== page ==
Friday, 4 April 2008

The Session: Beard the Brewer

If you walk through Cambridge with Richard Naisby, you'll find he's known to half of the city. Since he set up Milton Brewery in 1999, he's become a familiar sight to local yokels and transient students alike. His flame-red facial foliage makes him hard to miss, and earned him the nickname "Beard". It's entirely fitting, and mercifully easy to enunciate when drunk.

On Tuesday, I travelled up by train and pitched up at the brewery at noon. The plant is housed in a bright and spacious 1950s industrial unit. After a few beers from casks on stillage, Richard wisely chose not to tap a kilderkin of Mammon (a 7% abv old ale), and invited us on a pub crawl instead. It was a long day, one of those where you stop counting the pints in order to preserve some semblance of mental (if not physical) health. While we drank, I learned a lot more about the man and the brewery.

For Richard, it all started in another, better place: Oxford. It's a city packed with excellent pubs. Many an undergraduate is inspired to seek beery enlightenment, going forth into the worlds of politics, arts, media and business with a life-long appreciation of our favourite beverage. Richard was no different. He was a founding member of the Oxford University Beer Appreciation Society, and remembers hosting Michael Jackson at their annual dinner in 1994. The Beer Hunter knew how to charm an audience. Rising from his seat, he revealed a single white-gloved hand and began his speech with a reference to a namesake: "For those of you who are wondering - yes, I'm bad".

After leaving Oxford, clutching a drinker's degree, our protagonist beat the well worn path down the M40 to base himself in London. Eschewing the mundane, Richard took to travel writing and spent time traversing the globe. It was in Pakistan's Karakorum Mountains where the idea of launching a brewery first took hold in a chance meeting with a future business partner.

Within three years of that meeting, Milton's first beer - Pegasus - had been launched in Cambridge on 9th September 1999. By 2001, they'd already bagged a series of awards. The following year saw them open their first pub - Peterborough's Coalheaver's Arms - via the newly-founded Individual Pubs Company. That enterprise, of which Richard is managing director, now runs the Oakdale Arms (2003) and Pembury Tavern (2006) in London too.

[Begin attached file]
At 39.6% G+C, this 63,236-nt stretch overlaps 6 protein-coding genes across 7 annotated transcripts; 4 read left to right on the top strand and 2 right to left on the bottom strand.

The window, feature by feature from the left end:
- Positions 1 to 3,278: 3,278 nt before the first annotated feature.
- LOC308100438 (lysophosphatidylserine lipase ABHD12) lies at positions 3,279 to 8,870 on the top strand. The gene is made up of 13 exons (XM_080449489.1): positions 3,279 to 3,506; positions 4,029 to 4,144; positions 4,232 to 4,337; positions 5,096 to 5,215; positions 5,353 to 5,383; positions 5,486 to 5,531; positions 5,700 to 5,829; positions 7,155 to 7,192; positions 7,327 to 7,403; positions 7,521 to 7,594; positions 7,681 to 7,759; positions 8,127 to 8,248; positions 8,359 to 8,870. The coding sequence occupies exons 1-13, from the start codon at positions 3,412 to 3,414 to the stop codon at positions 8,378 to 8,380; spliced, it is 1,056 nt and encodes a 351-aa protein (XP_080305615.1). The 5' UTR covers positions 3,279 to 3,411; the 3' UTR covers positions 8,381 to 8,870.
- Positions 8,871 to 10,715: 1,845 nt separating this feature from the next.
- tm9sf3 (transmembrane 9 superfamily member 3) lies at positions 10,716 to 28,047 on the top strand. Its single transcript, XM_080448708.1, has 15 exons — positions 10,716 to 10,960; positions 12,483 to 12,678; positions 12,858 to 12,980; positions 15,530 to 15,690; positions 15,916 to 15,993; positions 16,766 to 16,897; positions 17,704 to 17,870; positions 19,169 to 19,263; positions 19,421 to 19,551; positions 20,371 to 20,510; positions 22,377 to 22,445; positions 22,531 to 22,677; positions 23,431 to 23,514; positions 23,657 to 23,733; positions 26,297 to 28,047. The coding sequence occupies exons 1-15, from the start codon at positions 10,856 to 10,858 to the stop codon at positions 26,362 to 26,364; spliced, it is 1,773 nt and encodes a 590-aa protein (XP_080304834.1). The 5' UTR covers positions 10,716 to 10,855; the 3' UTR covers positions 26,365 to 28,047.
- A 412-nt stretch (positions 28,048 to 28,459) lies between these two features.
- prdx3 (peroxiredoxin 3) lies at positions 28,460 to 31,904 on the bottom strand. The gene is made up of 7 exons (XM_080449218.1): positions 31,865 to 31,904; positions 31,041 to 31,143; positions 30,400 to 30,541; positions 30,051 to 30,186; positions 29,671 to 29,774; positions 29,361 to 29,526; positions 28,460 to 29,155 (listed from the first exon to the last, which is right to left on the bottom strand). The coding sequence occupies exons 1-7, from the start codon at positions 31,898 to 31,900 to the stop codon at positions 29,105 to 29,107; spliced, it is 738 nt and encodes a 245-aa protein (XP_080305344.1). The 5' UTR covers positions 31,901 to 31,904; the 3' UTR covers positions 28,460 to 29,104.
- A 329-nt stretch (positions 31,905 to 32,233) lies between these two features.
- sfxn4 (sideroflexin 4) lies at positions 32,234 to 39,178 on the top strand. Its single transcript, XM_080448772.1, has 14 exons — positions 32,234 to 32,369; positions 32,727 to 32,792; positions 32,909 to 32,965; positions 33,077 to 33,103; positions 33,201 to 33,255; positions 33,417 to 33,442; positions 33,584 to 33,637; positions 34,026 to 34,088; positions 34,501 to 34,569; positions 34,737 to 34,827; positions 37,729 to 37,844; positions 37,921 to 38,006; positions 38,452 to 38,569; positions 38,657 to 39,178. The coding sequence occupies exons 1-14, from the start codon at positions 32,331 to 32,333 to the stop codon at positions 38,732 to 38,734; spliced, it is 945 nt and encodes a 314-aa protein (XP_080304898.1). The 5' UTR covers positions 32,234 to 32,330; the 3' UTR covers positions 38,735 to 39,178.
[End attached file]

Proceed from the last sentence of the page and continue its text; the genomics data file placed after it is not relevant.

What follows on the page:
Milton is now a successful, respected brewery that's looking forward to its tenth anniversary next year. Those were some of the milestones along the way. The quirkier anecdotes are better fun, and Richard has a host of them. Here's my favourite. In the brewery's first month, they were asked by veterans of the Arnhem landings to provide a cask of ale for their 55th anniversary trip over to the Netherlands. This didn't seem an unusual order, until one of the old boys let slip their plans: to jump out of a plane with it attached to a parachute, and then tap it on the landing grounds for the Prince of Wales. Bright beer was racked, and the mission commenced. He even got the cask back, with barely a dent in it.

  1. Milton Brewery is online here, and Individual Pubs Company is here.
  2. You can read Michael Jackson's own account of that dinner in Oxford here.
  3. I first met Richard at The Pembury Tavern last year - here's an account.
  4. During our Cambridge pub crawl we visited The Green Dragon (5 Water Street, CB4 1NZ, map), The Fort St. George (Midsummer Common, CB4 1HA, map), The St Radegund (129 King Street, CB1 1LD, map, my review) and The Cambridge Blue (85-87 Gwydir Street, CB1 2LG, map). All are recommended, the first two for their riverside locations and historic interiors, the others for their great real ales from microbreweries. The picture above shows myself and Richard at the bar in the Radegund, his regular haunt.


  1. very enjoyable article

  2. I used to drink at the Cambridge Blue when it was called the Dewdrop, and owned by Tolly Cobbold. The Blue is good though. Cambridge is a blooming good beery city, used to drink at the likes of the Live and Let Live, the Salisbury Arms, the Free Press and live opposite the Hop Bine, which was quite useful. best of all was the old Ancient Druids in the Kite, which was always packed on Thursdays — I think — when people got their giros, as they were called then. Our band used to rehearse in the squat next door.

  3. You're getting to be a regular visitor to East Anglia Jeff, thinking of exchanging the "Big Smoke" for the "Big Skies?"

    Awful joke I know but I couldn't resist.

  4. Twas a good day Stonch!
    Cheers mate,


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